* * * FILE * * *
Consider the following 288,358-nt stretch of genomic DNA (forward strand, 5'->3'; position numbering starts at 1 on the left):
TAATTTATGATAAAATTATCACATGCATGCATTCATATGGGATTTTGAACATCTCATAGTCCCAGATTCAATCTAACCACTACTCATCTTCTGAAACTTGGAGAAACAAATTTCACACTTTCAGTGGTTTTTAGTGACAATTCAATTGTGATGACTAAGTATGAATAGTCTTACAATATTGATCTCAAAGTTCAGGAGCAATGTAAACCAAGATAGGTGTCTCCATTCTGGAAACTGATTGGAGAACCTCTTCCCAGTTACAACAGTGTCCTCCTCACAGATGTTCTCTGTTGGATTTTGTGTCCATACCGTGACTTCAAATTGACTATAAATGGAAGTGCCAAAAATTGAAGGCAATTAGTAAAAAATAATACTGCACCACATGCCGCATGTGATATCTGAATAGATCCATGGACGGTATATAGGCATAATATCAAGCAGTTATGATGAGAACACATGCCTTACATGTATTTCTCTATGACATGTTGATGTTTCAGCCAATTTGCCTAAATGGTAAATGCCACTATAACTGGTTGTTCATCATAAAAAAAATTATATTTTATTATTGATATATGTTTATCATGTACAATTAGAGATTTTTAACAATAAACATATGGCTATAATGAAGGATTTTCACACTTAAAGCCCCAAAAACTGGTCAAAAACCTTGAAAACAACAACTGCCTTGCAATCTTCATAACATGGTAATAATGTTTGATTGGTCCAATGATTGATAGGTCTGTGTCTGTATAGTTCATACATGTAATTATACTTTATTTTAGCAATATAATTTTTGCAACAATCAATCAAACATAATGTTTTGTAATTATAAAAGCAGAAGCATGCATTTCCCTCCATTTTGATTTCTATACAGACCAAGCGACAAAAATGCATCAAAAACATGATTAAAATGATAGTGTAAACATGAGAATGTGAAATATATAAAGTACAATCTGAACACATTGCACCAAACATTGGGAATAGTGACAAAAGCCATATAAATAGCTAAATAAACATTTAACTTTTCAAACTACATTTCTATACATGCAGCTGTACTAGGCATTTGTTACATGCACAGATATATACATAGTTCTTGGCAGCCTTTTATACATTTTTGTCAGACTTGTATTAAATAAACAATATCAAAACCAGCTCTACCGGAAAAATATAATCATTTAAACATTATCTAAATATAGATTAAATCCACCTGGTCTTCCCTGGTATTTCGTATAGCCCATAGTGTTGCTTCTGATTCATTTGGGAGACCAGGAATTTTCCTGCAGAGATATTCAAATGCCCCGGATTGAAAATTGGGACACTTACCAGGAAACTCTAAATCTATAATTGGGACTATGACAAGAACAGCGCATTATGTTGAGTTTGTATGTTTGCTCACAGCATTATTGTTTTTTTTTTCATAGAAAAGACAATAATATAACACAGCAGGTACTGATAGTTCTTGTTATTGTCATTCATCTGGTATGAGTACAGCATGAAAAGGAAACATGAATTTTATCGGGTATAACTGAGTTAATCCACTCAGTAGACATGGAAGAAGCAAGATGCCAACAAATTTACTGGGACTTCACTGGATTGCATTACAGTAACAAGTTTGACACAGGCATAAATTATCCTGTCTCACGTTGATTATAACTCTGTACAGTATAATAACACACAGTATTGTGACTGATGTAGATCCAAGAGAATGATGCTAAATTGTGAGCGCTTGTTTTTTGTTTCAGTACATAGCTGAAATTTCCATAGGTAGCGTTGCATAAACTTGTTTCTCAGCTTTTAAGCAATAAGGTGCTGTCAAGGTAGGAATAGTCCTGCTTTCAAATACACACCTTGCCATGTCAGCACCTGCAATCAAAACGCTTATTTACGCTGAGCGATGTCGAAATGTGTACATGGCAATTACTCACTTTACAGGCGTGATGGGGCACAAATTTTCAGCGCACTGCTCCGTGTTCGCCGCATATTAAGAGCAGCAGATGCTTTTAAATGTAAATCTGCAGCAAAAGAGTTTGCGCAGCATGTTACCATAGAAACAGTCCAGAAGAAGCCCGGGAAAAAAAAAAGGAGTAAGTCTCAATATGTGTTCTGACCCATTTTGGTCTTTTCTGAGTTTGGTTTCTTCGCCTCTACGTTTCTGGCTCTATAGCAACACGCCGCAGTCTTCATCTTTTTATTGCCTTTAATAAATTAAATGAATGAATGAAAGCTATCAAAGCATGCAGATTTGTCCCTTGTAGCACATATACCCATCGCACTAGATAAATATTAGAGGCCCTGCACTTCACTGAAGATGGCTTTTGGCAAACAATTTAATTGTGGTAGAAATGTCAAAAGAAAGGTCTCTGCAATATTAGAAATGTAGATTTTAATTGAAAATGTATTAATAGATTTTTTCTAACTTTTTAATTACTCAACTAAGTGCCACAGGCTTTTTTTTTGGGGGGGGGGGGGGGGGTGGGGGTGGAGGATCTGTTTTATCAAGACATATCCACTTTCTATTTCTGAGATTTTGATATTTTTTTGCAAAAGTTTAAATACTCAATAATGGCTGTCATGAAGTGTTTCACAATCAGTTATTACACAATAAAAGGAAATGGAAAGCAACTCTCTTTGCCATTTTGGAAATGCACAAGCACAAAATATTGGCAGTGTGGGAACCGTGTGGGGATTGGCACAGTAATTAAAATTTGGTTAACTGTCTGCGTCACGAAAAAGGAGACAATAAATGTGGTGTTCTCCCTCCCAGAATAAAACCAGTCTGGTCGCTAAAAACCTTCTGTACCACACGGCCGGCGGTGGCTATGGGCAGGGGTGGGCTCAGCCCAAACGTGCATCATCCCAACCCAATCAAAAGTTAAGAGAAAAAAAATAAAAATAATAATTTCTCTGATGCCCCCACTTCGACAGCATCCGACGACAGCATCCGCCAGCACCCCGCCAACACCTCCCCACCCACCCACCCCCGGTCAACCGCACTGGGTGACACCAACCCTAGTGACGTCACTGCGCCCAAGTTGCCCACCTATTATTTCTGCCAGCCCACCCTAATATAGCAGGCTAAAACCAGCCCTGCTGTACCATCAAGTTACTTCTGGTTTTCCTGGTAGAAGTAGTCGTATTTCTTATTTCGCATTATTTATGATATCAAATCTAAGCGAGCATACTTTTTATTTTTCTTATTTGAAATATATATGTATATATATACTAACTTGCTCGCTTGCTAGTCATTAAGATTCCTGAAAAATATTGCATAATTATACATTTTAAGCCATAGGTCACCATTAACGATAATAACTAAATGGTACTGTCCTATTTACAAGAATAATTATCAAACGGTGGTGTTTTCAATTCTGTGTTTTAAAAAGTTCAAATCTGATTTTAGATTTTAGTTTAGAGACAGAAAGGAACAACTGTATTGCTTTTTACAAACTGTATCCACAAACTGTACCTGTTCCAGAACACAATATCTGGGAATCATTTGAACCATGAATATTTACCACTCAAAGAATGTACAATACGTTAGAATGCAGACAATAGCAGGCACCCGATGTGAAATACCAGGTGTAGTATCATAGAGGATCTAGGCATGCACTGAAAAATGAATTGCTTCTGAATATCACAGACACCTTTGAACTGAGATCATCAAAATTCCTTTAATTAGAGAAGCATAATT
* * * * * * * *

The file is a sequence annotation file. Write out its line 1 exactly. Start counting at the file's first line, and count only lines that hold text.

Consider the following 288,358-nt stretch of genomic DNA (forward strand, 5'->3'; position numbering starts at 1 on the left):